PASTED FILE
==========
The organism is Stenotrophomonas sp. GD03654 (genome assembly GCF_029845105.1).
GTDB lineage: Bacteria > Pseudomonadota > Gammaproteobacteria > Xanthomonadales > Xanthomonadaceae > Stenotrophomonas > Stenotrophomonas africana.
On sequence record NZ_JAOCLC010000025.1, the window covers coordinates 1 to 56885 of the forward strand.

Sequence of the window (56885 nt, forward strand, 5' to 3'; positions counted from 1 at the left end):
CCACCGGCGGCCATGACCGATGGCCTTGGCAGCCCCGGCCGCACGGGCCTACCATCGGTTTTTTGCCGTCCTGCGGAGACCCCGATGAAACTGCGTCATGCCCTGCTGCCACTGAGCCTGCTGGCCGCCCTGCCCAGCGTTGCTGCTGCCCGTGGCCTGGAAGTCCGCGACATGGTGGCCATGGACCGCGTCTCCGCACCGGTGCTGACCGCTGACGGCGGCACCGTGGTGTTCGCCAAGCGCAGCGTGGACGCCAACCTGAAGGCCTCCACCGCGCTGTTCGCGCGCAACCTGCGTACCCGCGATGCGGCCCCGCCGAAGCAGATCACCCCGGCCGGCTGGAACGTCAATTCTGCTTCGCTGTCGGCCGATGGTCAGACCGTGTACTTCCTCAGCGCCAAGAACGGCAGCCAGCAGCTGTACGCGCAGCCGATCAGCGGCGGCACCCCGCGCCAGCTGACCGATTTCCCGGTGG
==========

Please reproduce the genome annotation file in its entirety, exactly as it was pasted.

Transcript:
The organism is Stenotrophomonas sp. GD03654 (genome assembly GCF_029845105.1).
GTDB lineage: Bacteria > Pseudomonadota > Gammaproteobacteria > Xanthomonadales > Xanthomonadaceae > Stenotrophomonas > Stenotrophomonas africana.
On sequence record NZ_JAOCLC010000025.1, the window covers coordinates 1 to 56885 of the forward strand.

Sequence of the window (56885 nt, forward strand, 5' to 3'; positions counted from 1 at the left end):
CCACCGGCGGCCATGACCGATGGCCTTGGCAGCCCCGGCCGCACGGGCCTACCATCGGTTTTTTGCCGTCCTGCGGAGACCCCGATGAAACTGCGTCATGCCCTGCTGCCACTGAGCCTGCTGGCCGCCCTGCCCAGCGTTGCTGCTGCCCGTGGCCTGGAAGTCCGCGACATGGTGGCCATGGACCGCGTCTCCGCACCGGTGCTGACCGCTGACGGCGGCACCGTGGTGTTCGCCAAGCGCAGCGTGGACGCCAACCTGAAGGCCTCCACCGCGCTGTTCGCGCGCAACCTGCGTACCCGCGATGCGGCCCCGCCGAAGCAGATCACCCCGGCCGGCTGGAACGTCAATTCTGCTTCGCTGTCGGCCGATGGTCAGACCGTGTACTTCCTCAGCGCCAAGAACGGCAGCCAGCAGCTGTACGCGCAGCCGATCAGCGGCGGCACCCCGCGCCAGCTGACCGATTTCCCGGTGG